On February 4, the 12 member nations of the Trans-Pacific Partnership (TPP) signed the trade deal which has been under negotiations for over five years. The signing of the TPP took place in Auckland, New Zealand. However, the signing does not bring the agreement into force.
The TPP will come into effect only if a minimum of six of the twelve countries, constituting 85 percent or more of the combined GDP (of the 12 member nations), approve it within two years. The ratification will not be possible if the six countries which approve the TPP do not make the required 85 percent of the combined GDP.
Lim Hng Kiang, Singapore’s Minister of Trade and Industry, believes that TPP will transform Asia-Pacific into a region with reduced tariff and other barriers for free movement of goods and services, resulting in increased investment in sectors well-suited to the modern interconnected economy.
TPP will result in the discontinuation of the US duty of 2.5 percent on imported cars and the additional levy on auto parts that exists today. As a result, Japan’s exports in the automobile sector will likely get a boost. As trade between these two countries increases, it will indirectly benefits Singapore shipping companies that extend shipping and trade finance services to them to facilitate the physical movement of cars from Japan to the US.
Opportunity to bid for government contracts
The TPP agreement has a separate chapter on government procurement which states that all the member nations will have the opportunity to bid for government contracts in each other’s country. The rules governing the foreign government procurement process will be fair and transparent. The businesses in the TPP countries will be treated equally, and no advantage will be given to domestic suppliers in this process. Prior to the TPP agreement, countries such as Mexico, Malaysia and Vietnam disallowed foreign bidding. Singapore companies will now be able to bid for government contracts in these countries.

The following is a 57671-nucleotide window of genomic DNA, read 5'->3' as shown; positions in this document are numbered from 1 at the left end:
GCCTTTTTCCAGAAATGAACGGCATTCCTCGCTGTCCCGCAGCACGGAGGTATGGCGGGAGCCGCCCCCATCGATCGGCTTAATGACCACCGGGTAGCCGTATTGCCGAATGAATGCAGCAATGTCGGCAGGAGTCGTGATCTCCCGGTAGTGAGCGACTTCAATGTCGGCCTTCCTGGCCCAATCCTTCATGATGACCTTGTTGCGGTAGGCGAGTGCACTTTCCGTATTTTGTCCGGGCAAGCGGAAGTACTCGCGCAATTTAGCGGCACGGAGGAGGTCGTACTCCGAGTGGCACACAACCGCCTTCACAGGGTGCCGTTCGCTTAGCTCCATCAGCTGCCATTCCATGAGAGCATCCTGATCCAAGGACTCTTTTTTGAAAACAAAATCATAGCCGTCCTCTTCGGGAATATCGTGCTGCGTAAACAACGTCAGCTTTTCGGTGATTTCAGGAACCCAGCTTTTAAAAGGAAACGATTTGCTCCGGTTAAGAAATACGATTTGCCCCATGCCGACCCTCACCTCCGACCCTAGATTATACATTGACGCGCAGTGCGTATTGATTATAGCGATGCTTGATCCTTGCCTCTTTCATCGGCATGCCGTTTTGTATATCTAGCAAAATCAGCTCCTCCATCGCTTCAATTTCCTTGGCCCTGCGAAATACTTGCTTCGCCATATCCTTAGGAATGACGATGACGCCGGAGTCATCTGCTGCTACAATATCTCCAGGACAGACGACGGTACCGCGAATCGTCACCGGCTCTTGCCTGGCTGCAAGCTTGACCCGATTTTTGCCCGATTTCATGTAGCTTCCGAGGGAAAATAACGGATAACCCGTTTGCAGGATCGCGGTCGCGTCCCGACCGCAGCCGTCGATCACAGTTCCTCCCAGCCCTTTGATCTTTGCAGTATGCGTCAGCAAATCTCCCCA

‘21st century’ modern agreement
For the transmission of digital goods electronically, no import duty will be imposed; this will help the country’s businesses (as well as end users) that rely on digital products. The agreement outlines rules to ensure that there is no hindrance to cross-border e-commerce trade. Governments of the member nations will have to introduce common standards on various types of intellectual property rights. The new standards will enhance the ease of intellectual property registration in the new markets – a big boon to Singapore’s large IP Rights segment.
Special consideration to SMEs
The Small and Medium-sized enterprises (SMEs) have been given special consideration in the TPP. The member countries will establish websites specifically dedicated to SME’s. Each website will discuss the TPP provisions as applicable to SMEs. Basic information regarding company registration, taxation rates, employment regulations and intellectual property rights protection will also be available on the website. 99 percent of Singapore firms and businesses fall under this category and they will benefit from these provisions.
The main aim of the TPP is to allow free trade and investment which will help promote economic growth. The TPP will increase market access and opportunities for the exporters of goods and services in the country. The agreement will also facilitate investment by creating an efficient and transparent regulatory environment. As per the provisions of the TPP, the other nations in Asia, if desired, could also join the agreement at a later stage. All of these provisions will help Singapore firms expand since they are already very efficiently run and have deep experience in selling into foreign markets.
Even though the signing of the TPP is a big step , many hurdles still remain in the ratification process. Whether the TPP will actually come into effect is still a valid question. Please continue to visit our blog to track the latest developments on TPP and its impact on Singapore.